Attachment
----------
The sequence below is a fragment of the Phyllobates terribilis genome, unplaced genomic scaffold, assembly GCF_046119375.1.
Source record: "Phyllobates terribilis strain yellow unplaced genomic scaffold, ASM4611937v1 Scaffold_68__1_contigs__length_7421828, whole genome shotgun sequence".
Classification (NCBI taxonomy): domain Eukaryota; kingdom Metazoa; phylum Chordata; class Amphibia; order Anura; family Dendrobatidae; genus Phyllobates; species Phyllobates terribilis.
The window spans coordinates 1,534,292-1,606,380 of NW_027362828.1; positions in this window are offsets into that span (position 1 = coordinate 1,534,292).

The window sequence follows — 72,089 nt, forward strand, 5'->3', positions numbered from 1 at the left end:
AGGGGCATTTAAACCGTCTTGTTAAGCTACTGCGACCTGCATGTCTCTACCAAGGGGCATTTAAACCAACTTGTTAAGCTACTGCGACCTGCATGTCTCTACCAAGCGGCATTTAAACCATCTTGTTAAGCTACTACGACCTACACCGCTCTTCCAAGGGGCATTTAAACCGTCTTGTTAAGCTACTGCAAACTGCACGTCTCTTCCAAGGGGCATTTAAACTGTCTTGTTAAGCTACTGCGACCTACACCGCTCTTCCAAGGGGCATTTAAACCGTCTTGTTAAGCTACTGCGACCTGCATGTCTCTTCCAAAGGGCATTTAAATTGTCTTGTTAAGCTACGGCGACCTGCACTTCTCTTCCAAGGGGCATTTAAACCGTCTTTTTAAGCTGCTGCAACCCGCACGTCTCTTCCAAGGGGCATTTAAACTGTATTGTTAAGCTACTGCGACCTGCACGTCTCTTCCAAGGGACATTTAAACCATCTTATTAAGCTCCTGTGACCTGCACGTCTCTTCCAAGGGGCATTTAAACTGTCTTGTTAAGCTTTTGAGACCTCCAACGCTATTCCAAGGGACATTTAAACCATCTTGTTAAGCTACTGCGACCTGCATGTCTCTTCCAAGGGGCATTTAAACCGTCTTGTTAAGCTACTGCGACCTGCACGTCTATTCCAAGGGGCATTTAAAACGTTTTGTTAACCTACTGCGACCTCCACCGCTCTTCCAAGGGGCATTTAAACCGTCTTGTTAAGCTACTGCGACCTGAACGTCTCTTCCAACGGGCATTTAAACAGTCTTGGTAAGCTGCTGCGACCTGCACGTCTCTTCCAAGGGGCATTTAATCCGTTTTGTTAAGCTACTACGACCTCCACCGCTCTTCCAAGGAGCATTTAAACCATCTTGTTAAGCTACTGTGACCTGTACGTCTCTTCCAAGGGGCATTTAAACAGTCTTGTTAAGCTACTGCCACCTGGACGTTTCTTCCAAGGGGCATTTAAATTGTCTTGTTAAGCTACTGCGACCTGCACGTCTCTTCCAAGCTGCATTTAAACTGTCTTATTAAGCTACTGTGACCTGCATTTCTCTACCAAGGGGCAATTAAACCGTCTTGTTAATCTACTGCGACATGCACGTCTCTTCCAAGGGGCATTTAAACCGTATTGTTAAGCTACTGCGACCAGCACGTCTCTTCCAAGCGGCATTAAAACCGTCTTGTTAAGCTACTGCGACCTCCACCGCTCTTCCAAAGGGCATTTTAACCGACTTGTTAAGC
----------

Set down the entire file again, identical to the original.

The sequence below is a fragment of the Phyllobates terribilis genome, unplaced genomic scaffold, assembly GCF_046119375.1.
Source record: "Phyllobates terribilis strain yellow unplaced genomic scaffold, ASM4611937v1 Scaffold_68__1_contigs__length_7421828, whole genome shotgun sequence".
Classification (NCBI taxonomy): domain Eukaryota; kingdom Metazoa; phylum Chordata; class Amphibia; order Anura; family Dendrobatidae; genus Phyllobates; species Phyllobates terribilis.
The window spans coordinates 1,534,292-1,606,380 of NW_027362828.1; positions in this window are offsets into that span (position 1 = coordinate 1,534,292).

The window sequence follows — 72,089 nt, forward strand, 5'->3', positions numbered from 1 at the left end:
AGGGGCATTTAAACCGTCTTGTTAAGCTACTGCGACCTGCATGTCTCTACCAAGGGGCATTTAAACCAACTTGTTAAGCTACTGCGACCTGCATGTCTCTACCAAGCGGCATTTAAACCATCTTGTTAAGCTACTACGACCTACACCGCTCTTCCAAGGGGCATTTAAACCGTCTTGTTAAGCTACTGCAAACTGCACGTCTCTTCCAAGGGGCATTTAAACTGTCTTGTTAAGCTACTGCGACCTACACCGCTCTTCCAAGGGGCATTTAAACCGTCTTGTTAAGCTACTGCGACCTGCATGTCTCTTCCAAAGGGCATTTAAATTGTCTTGTTAAGCTACGGCGACCTGCACTTCTCTTCCAAGGGGCATTTAAACCGTCTTTTTAAGCTGCTGCAACCCGCACGTCTCTTCCAAGGGGCATTTAAACTGTATTGTTAAGCTACTGCGACCTGCACGTCTCTTCCAAGGGACATTTAAACCATCTTATTAAGCTCCTGTGACCTGCACGTCTCTTCCAAGGGGCATTTAAACTGTCTTGTTAAGCTTTTGAGACCTCCAACGCTATTCCAAGGGACATTTAAACCATCTTGTTAAGCTACTGCGACCTGCATGTCTCTTCCAAGGGGCATTTAAACCGTCTTGTTAAGCTACTGCGACCTGCACGTCTATTCCAAGGGGCATTTAAAACGTTTTGTTAACCTACTGCGACCTCCACCGCTCTTCCAAGGGGCATTTAAACCGTCTTGTTAAGCTACTGCGACCTGAACGTCTCTTCCAACGGGCATTTAAACAGTCTTGGTAAGCTGCTGCGACCTGCACGTCTCTTCCAAGGGGCATTTAATCCGTTTTGTTAAGCTACTACGACCTCCACCGCTCTTCCAAGGAGCATTTAAACCATCTTGTTAAGCTACTGTGACCTGTACGTCTCTTCCAAGGGGCATTTAAACAGTCTTGTTAAGCTACTGCCACCTGGACGTTTCTTCCAAGGGGCATTTAAATTGTCTTGTTAAGCTACTGCGACCTGCACGTCTCTTCCAAGCTGCATTTAAACTGTCTTATTAAGCTACTGTGACCTGCATTTCTCTACCAAGGGGCAATTAAACCGTCTTGTTAATCTACTGCGACATGCACGTCTCTTCCAAGGGGCATTTAAACCGTATTGTTAAGCTACTGCGACCAGCACGTCTCTTCCAAGCGGCATTAAAACCGTCTTGTTAAGCTACTGCGACCTCCACCGCTCTTCCAAAGGGCATTTTAACCGACTTGTTAAGC